My granddad gave me my first camera when I was eight or nine years old, and I remember that I proudly and industriously took it on a holiday to Prague. I still have some of the photographs, and they are astonishingly good for a beginner, and a child at that. I remember that I wanted to catch the Karlsburg in the moment when the wind would fully unfurl the flag. But I didn’t get that picture.
The big gap
Using the camera was always a question of money, and since we had little during my teenage years in the eighties, I rarely took out the camera.
But the few times I did, I realised that the camera is something I can use to experiment with: a blurred or an overexposed image could have a magic of its own.
Rediscovering the camera
At the end of the nineties, a student friend lent me his reflex camera, and gave me a chance to rediscover the camera and photography. But while I enjoyed my explorations and my exploits, other issues took up the majority of my time.
TV & Film
From 2005 to 2007, I worked on two TV series as a script continuity, did a documentary about a mural in 2006, and in 2007 I also worked on a movie as a second assistant director.
My video camera was probably my first brush with digital photography, and while I focused on documenting the artist’s work on the mural, I also started to explore the possibilities of digital photography and soon added a small digital camera, perfect for snapping experiments. The first images for the photo series street life were made with the video camera.
In 2008 I decided to take a less crowded road to focus on my own ideas. The fact that a good photograph didn’t depend on a big team, that I could be creator, director and editor in one, was one of the major reasons that brought me back to photography. I wanted to work with images but I also wanted to be my own master. You will find in the book series that making movies is still on my mind. And a tiny part of me wonders whether I might one day return to the set after all.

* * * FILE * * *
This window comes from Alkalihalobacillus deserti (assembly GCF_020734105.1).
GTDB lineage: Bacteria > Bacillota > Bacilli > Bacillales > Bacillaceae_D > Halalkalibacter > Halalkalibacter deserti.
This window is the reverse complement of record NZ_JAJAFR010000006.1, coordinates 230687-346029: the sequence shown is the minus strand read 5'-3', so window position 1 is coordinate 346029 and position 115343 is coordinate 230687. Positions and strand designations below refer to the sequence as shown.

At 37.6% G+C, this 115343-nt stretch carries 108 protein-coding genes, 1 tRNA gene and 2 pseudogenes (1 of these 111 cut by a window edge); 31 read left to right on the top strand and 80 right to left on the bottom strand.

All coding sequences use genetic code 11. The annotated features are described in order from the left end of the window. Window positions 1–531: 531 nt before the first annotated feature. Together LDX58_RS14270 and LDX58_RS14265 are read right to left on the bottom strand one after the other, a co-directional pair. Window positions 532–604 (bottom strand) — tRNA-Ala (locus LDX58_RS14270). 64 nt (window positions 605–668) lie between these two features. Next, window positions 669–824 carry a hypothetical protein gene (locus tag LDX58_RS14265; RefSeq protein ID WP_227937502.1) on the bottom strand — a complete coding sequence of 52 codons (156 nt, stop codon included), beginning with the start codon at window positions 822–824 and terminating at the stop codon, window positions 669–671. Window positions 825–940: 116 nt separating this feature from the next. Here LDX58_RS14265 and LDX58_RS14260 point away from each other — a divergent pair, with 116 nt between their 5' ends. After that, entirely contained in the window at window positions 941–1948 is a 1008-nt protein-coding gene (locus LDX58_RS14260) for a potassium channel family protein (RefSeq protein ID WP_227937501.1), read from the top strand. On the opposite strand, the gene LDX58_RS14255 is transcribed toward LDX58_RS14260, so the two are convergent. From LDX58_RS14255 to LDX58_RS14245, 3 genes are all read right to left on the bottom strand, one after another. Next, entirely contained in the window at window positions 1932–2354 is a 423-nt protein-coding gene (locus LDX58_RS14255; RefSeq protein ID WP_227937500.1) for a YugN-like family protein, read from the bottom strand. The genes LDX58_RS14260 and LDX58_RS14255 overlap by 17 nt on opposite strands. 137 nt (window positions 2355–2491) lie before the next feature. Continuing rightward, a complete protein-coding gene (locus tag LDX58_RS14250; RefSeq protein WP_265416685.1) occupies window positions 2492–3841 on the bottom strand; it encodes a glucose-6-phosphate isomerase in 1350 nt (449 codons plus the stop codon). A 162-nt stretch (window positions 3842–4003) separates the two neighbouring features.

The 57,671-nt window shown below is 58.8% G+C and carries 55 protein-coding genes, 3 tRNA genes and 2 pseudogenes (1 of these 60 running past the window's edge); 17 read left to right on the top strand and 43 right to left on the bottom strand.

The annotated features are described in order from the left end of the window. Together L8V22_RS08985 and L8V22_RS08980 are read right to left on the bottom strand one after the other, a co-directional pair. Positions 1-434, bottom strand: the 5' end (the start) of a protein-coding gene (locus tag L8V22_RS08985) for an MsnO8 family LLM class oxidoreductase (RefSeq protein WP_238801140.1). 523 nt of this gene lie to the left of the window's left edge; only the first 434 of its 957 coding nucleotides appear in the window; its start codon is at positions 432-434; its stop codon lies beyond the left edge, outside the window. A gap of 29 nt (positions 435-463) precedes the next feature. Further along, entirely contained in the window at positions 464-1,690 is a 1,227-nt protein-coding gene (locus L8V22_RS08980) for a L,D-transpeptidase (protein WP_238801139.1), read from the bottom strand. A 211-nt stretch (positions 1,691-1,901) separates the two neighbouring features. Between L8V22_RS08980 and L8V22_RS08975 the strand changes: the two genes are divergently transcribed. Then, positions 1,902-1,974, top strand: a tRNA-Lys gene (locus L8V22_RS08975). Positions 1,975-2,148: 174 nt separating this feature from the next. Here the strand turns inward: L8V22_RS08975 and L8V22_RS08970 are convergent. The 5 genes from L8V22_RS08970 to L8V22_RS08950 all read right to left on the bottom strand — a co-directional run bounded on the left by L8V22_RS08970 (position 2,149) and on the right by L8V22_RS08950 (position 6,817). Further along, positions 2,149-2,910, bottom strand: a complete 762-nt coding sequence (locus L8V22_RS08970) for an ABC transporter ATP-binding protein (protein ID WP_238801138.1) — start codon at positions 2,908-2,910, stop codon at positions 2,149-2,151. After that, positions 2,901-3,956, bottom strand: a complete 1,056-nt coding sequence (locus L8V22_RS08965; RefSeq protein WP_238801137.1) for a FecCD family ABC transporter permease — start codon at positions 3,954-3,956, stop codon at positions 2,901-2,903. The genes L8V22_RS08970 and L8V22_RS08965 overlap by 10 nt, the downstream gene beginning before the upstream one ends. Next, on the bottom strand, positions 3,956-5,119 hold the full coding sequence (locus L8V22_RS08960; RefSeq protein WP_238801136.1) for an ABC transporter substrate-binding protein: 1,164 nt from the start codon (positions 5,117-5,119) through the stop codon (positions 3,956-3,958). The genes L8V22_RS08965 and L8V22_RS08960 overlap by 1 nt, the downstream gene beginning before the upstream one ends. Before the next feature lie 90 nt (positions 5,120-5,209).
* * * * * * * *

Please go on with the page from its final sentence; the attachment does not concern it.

self portrait, 2008
One of my more serious exploits from that year.
Rediscovering the camera again
I was pretty exhausted from the previous years, so 2008 was in many ways a year where I rested, readjusted and tested myself. I worked on a new story, I went to a drawing course, attended a photo workshop, extended my video editing skills, went to a speech training, and I even remember baking a cake.
I also remember, kind of slowly waking up after years of working for others and often overtime.
A borrowed digital camera played a big part in that waking up process. I would start my day with taking a photo of myself and of the weather. The latter was for the story I was working on. And I would take the camera everywhere.
By taking the time again to see my surroundings and to be on the lookout for an image, I returned to some kind of present, to some kind of being in the moment again, even becoming myself again.
Interestingly, I also discovered that if you take the camera with you, you see more and less at the same time.
More because the camera freezes moments the eye can’t see, and also more because the detail of a face or of a tree bark adds something new, gives the image a different weight.
And you see less, because you are so intent on finding an interesting image that you often fail to take a step back and let the whole scene unfold before your eyes. Unless of course, you make it a habit to include moments of just looking.